Subjects: Civil Liberties, Congress, Constitutional Law, Free Speech, KM, Legal Research, Librarian Resources

COVID-19 masks FAQs: How can cloth stop a tiny virus? What’s the best fabric? Do they protect the wearer?

Face masks reduce the spread of viruses passed on from respiratory secretions. While cloth masks are imperfect, widespread use of an imperfect mask has the potential to make a big difference in transmission of the virus. Professors Catherine Clase, Edouard Fu and Juan Jesus Carrero started reading the research on cloth masks and face coverings at the start of the pandemic, looking for ways to protect our vulnerable dialysis patients and our dialysis staff. We found a total of 25 studies, advocated for mask use and summarized our findings in a peer-reviewed publication. We also created an evidence-based, plain-language website to help people navigate this area. Although mask use has been widely adopted, many people still have questions about them, and we provide answers in this guide.

Subjects: Education, Health, Healthcare, KM

Pete Recommends – Weekly highlights on cyber security issues, October 25, 2020

Privacy and security issues impact every aspect of our lives – home, work, travel, education, health and medical records – to name but a few. On a weekly basis Pete Weiss highlights articles and information that focus on the increasingly complex and wide ranging ways technology is used to compromise and diminish our privacy and security, often without our situational awareness. Four highlights from this week: Trump Administration Develops Governmentwide Office Reopening Guidelines, With Contractor Help; USPS looks to monetize its mapping data; Amazon Faces Allegations It Harvested Sensitive Voice Data; and Google: Chinese Hackers Are Posing as McAfee to Install Malware.

Subjects: Civil Liberties, Communications, Congress, Cybercrime, Cybersecurity, Data Mining, Government Resources, Health, Healthcare, Legal Research, Legislative, Privacy, Social Media, United States Law

Blogger-gamer-techie Chris Meadows mixed brains and kindness: “How can I make your day better?”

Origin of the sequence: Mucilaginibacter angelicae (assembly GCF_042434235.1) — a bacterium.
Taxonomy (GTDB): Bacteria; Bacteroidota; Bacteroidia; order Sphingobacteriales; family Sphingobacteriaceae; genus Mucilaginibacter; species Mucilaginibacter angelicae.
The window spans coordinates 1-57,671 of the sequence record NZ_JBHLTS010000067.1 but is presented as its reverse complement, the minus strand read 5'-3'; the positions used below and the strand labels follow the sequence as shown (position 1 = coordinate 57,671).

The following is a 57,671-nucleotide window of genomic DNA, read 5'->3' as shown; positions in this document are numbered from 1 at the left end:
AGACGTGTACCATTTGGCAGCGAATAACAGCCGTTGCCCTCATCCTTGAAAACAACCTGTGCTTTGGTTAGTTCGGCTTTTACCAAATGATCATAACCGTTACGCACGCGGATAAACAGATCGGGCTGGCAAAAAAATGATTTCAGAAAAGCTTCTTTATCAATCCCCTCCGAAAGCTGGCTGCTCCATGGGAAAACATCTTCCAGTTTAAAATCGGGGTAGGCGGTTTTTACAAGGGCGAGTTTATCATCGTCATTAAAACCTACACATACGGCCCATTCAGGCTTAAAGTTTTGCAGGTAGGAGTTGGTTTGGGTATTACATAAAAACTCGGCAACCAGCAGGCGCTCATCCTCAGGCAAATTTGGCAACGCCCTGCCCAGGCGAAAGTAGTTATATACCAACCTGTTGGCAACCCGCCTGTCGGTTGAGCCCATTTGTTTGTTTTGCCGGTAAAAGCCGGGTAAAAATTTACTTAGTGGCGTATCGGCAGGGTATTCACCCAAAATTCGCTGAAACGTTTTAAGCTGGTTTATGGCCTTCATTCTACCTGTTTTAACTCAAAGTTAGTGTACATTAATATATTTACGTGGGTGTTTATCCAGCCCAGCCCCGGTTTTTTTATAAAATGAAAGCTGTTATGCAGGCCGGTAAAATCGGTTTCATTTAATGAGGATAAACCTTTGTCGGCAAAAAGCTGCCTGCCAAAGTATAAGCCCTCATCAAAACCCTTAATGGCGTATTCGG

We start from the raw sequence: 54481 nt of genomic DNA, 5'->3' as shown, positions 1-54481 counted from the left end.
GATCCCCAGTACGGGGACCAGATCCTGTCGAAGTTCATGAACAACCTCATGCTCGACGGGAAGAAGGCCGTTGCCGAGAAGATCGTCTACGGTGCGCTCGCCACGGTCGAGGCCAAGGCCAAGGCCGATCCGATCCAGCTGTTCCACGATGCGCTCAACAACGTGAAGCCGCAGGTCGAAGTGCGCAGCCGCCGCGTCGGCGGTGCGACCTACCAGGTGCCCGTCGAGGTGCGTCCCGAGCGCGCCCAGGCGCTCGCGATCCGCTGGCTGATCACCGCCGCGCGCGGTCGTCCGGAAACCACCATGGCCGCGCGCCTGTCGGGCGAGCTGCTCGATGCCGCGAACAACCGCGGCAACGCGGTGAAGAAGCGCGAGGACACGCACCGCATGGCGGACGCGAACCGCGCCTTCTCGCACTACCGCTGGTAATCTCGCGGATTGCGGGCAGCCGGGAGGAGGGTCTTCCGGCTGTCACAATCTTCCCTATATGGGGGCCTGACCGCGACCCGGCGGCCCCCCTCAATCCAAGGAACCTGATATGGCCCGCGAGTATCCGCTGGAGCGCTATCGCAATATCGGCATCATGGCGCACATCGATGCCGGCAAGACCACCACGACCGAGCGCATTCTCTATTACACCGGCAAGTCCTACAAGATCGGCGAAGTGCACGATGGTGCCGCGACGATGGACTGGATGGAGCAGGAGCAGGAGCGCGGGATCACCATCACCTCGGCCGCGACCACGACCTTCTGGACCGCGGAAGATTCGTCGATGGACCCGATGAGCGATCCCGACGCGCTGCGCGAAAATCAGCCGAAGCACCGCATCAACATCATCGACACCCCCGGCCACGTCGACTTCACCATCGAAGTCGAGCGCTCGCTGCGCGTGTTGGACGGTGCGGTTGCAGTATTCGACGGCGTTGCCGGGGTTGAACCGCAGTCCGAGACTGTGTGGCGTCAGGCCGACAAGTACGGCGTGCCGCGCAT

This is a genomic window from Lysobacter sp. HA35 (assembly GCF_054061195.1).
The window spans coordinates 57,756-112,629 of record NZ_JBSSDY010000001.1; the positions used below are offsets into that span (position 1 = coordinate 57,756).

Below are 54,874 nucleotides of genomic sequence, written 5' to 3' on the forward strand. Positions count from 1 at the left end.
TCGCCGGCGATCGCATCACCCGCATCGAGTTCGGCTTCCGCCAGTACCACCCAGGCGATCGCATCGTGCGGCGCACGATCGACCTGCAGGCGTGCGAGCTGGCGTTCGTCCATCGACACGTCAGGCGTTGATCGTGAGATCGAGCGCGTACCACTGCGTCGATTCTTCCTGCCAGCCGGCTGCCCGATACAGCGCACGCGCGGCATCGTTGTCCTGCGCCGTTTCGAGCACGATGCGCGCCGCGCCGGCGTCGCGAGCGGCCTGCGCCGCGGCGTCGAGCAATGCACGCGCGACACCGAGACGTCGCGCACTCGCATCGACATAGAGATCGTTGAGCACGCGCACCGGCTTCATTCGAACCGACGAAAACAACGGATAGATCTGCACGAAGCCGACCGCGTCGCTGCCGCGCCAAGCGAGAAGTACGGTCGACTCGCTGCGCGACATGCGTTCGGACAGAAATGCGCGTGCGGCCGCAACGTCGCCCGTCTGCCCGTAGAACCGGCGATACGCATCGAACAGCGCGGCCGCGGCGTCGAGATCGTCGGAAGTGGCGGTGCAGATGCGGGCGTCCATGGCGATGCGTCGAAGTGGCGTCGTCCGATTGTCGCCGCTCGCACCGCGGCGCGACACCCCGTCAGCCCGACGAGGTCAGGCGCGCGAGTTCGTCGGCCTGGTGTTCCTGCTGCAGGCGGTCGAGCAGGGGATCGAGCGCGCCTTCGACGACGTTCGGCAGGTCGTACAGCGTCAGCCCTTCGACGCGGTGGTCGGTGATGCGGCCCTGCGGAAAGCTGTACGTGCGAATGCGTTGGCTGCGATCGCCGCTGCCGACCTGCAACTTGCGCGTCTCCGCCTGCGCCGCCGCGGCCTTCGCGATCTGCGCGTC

David Rothman, TeleRead Founder and Editor-Publisher has written as about his friend and colleague, Chris Meadows, who passed away from injuries sustained in a hit and run accident on October 8, while riding his electric bike. Rothman writes that “several people died later in the hospital – The blogger. The gamer. The documentation writer. And the ultimate tech support guy. Chris won a National Merit Scholarship in high school and read two books a day when in the mood, and he typed more than 120 words per minute. On deadline for the TeleRead blog on ebooks and related topics, he might race along at that speed or close to it. As “Robotech_Master,” Chris was internationally known to thousands in the games world. He wrote The Geek’s Guide to Indianapolis: A Tour Guide for Con Gamers and Other Visitors and hosted strangers who found themselves without another place to stay in Indy. But ten words from his life stand out most of all: “This is Chris. How can I make your day better?”…”

Subjects: Communication Skills, Digital Archives, E-Books, Gadgets/Gizmos, KM

Increased ebook lending popularity leaves publishers worried, librarians still dissatisfied

Chris Meadows was Editor and Senior Staff Writer at TeleRead, a site focusing on e-book and library news. It is with sadness that I share one of his last articles – he passed away last week after a hit and run accident. Chris was an expert on all facets of digital content issues, and the son of two librarians. I have included more information in my editor’s note at the end of the article. He will be missed. My deepest condolences to his family.

Subjects: Copyright, E-Books, Education, Gadgets/Gizmos, Health, Healthcare, Libraries & Librarians, Library Marketing, Library Software & Technology, Publishing & Publishers (Legal), Technology Trends